13. NAM reaffirms the inviolability of peaceful nuclear activities and that any attack or threat of attack against peaceful nuclear facilities – operational or under construction- constitutes a grave violation of international law, principles and purposes of the UN Charter and regulations of the IAEA. NAM recognizes the urgent need for a comprehensive multilaterally negotiated instrument prohibiting attacks or threat of attacks on nuclear facilities devoted to peaceful uses of nuclear energy.
14. NAM stresses its concern at the threat to humanity posed by the continued existence of nuclear weapons and of their possible use or threat of use. NAM reaffirms that the total elimination of nuclear weapons is the only absolute guarantee against the use or threat of use of nuclear weapons.
15. NAM reaffirms its principled positions on nuclear disarmament, which remains its highest priority, and on the related issue of nuclear non-proliferation in all its aspects. NAM stresses the importance that efforts aiming at nuclear non-proliferation should be parallel to simultaneous efforts aiming at nuclear disarmament.
16. NAM emphasizes that progress in nuclear disarmament and nuclear non-proliferation in all its aspects is essential to strengthening international peace and security.
17. NAM reiterates deep concern over the slow pace of progress towards nuclear disarmament and the lack of progress by the Nuclear-Weapon States (NWS) to accomplish the total elimination of their nuclear arsenals in accordance with their relevant multilateral legal obligations. The movement reaffirms the importance of the unanimous conclusion of the ICJ (International Court of Justice) that there exists an obligation to pursue in good faith and to bring to a conclusion negotiations leading to nuclear disarmament in all its aspects under strict and effective international control. In this regard, NAM underscores the urgent need to commence and to bring to a conclusion negotiations on comprehensive and complete nuclear disarmament without delay.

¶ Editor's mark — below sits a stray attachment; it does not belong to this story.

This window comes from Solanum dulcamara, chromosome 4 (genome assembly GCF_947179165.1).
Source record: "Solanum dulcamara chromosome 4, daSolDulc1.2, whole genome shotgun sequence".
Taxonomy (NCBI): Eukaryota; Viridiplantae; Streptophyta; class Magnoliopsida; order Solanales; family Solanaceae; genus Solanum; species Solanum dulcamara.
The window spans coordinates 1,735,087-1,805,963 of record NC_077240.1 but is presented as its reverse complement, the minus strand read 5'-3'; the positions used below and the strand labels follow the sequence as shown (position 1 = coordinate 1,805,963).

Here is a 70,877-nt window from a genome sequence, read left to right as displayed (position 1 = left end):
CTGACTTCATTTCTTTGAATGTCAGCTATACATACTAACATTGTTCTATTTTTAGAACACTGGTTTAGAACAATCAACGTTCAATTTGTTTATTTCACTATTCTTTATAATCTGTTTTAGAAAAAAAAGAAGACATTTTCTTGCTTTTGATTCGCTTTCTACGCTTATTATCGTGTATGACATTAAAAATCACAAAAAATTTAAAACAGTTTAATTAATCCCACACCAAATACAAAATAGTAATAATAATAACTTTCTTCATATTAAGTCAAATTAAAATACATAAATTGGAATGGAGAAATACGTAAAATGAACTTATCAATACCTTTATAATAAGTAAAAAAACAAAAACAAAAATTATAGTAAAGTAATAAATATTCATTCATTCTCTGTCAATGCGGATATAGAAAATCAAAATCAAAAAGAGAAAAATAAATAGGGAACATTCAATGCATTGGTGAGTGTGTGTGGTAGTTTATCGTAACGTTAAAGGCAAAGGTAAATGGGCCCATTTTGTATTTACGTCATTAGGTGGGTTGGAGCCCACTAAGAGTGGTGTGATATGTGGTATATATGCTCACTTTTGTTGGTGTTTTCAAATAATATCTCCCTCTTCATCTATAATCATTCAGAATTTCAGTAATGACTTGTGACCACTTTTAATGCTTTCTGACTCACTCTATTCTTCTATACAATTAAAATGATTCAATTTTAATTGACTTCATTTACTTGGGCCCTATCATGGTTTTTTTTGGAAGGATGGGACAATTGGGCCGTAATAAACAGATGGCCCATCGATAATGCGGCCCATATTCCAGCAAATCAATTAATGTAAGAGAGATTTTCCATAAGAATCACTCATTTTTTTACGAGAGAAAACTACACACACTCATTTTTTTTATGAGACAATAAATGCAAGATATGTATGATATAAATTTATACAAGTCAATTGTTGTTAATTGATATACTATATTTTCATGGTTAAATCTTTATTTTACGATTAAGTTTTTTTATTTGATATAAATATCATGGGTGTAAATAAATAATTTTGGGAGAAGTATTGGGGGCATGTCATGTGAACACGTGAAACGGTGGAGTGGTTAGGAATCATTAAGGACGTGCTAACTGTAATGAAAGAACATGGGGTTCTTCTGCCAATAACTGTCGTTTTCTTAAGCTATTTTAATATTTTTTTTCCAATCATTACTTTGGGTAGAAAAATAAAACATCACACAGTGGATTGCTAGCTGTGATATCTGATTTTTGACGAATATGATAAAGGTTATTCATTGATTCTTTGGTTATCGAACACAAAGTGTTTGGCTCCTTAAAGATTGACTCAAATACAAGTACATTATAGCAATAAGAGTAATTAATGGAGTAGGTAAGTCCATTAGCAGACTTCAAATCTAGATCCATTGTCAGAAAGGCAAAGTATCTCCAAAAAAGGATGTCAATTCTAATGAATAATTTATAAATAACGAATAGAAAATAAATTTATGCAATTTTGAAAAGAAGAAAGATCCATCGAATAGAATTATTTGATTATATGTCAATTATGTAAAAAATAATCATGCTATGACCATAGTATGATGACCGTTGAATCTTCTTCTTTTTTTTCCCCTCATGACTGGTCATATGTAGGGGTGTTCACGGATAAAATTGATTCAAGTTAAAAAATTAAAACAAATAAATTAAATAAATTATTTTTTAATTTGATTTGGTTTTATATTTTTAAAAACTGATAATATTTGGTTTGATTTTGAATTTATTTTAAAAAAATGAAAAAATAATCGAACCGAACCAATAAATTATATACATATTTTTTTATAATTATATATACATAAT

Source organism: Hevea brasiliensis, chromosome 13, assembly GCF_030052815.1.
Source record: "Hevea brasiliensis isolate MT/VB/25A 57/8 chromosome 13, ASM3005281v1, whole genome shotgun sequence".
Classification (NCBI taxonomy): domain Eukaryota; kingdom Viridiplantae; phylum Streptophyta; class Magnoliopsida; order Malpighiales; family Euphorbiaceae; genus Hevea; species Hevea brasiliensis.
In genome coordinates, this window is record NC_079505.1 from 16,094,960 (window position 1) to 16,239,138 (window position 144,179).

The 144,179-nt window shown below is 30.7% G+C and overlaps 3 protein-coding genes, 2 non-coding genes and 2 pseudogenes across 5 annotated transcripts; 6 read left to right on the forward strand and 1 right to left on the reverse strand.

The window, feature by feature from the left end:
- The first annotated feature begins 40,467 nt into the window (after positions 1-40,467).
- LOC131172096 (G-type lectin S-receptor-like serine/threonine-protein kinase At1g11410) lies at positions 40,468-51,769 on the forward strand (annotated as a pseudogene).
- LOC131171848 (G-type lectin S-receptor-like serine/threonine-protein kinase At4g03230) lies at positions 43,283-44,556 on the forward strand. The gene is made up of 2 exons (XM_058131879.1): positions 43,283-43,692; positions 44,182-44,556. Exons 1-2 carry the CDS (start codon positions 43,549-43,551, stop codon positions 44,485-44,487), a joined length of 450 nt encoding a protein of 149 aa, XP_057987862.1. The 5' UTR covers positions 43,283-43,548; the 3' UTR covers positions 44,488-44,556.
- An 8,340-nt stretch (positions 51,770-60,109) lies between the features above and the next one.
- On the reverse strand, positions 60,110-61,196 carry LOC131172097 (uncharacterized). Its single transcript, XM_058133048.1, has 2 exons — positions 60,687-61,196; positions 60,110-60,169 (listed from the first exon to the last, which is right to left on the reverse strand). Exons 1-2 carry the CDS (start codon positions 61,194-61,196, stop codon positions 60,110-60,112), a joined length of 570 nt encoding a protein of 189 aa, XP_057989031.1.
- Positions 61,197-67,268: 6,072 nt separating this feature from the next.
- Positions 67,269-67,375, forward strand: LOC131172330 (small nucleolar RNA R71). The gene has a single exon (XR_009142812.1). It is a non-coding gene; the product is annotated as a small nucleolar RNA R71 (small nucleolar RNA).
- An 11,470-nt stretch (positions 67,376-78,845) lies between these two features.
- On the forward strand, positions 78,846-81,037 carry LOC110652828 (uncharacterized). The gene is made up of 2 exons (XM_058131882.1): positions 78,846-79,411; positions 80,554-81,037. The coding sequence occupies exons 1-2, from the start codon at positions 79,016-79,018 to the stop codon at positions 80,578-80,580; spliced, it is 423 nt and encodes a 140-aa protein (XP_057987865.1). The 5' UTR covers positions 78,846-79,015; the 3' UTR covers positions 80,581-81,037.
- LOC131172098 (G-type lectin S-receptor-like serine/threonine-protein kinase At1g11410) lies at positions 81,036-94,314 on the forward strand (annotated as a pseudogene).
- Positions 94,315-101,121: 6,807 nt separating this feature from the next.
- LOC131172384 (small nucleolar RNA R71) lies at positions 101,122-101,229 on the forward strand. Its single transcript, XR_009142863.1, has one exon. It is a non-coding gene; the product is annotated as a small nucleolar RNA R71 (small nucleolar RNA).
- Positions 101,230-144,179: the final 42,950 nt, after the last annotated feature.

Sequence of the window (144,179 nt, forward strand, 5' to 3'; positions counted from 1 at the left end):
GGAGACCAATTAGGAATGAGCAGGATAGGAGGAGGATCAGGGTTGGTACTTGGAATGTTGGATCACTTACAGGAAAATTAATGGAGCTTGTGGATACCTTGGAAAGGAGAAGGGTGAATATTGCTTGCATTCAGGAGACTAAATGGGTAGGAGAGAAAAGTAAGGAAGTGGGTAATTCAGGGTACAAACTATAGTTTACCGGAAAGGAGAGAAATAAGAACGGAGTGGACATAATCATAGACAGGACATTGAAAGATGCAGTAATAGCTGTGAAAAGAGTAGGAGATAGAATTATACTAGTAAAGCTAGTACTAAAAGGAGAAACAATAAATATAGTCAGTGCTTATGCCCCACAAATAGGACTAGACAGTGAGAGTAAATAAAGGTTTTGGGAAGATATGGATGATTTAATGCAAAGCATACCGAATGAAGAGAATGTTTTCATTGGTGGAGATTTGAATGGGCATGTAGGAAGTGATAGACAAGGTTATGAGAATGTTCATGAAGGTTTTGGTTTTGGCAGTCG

18. NAM reaffirms the importance of the application of the principles of transparency, irreversibility, and verifiability by the NWS in all measures related to the fulfillment of their nuclear disarmament obligations.
19. Pending the total elimination of nuclear weapons, NAM reaffirms the need for the conclusion of a universal, unconditional, and legally binding instrument on negative security assurances to all NNWS as a matter of high priority.
20. NAM urges the UN Secretary General and the co-sponsors of the 1995 Resolution on the Middle East, in consultation with the states of the region, to exert utmost efforts in ensuring the success of the Conference to be convened in 2012, to be attended by all states of the Middle East on the establishment of a Middle East zone free of nuclear weapons and all other weapons of mass destruction. NAM stresses the need to avoid any further delay in convening this Conference.
21. NAM also demands (that) Israel, the only country in the region that has not joined the Treaty on the Non-Proliferation of Nuclear Weapons (NPT) nor declared its intention to do so, to renounce possession of nuclear weapons, to accede to the NPT without precondition and further delay, and to place promptly all its nuclear facilities under the International Atomic Energy Agency (IAEA) full-scope safeguards.
22. NAM reiterates that the issues related to proliferation should be resolved through political and diplomatic means, and that measures and initiatives taken in this regard should be within the framework of international law, relevant conventions, and the UN Charter, and should contribute to the promotion of international peace, security, and stability.
23. Mindful of the threat posed to humankind by the existing weapons of mass destruction, particularly nuclear weapons and underlining the need for the total elimination of such weapons, the movement reaffirms the need to prevent the emergence of new types of weapons of mass destruction, and therefore supports the necessity of monitoring the situation and triggering international action as required.
24. Finally, on behalf of the movement, I express the hope that the secretary general will duly reflect these views in his summary of today’s proceedings as well as the views of member states. Any possible follow-up should be inclusive and member state driven.